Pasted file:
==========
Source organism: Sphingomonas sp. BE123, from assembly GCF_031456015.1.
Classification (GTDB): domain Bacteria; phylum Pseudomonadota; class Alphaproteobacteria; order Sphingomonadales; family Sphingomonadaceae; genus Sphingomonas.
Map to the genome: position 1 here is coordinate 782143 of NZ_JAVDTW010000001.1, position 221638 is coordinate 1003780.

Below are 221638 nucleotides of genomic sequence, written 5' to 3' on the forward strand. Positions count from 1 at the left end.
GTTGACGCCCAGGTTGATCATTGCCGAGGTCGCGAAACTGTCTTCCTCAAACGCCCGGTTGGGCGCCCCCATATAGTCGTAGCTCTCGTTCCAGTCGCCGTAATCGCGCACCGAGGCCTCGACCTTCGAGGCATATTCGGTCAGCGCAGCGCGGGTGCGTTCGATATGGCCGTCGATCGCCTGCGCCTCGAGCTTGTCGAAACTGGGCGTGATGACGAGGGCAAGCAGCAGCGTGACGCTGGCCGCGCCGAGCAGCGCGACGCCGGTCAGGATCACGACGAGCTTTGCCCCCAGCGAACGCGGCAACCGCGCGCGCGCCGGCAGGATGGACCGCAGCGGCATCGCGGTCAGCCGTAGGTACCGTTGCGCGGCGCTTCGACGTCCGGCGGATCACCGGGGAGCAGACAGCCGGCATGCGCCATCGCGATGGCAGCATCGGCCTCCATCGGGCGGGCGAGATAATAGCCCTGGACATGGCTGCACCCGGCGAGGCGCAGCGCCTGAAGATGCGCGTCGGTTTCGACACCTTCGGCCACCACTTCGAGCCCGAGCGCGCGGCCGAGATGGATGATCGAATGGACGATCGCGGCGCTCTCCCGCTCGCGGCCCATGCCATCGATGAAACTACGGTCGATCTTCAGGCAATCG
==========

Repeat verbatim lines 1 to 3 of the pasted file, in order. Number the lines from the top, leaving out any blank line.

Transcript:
Source organism: Sphingomonas sp. BE123, from assembly GCF_031456015.1.
Classification (GTDB): domain Bacteria; phylum Pseudomonadota; class Alphaproteobacteria; order Sphingomonadales; family Sphingomonadaceae; genus Sphingomonas.
Map to the genome: position 1 here is coordinate 782143 of NZ_JAVDTW010000001.1, position 221638 is coordinate 1003780.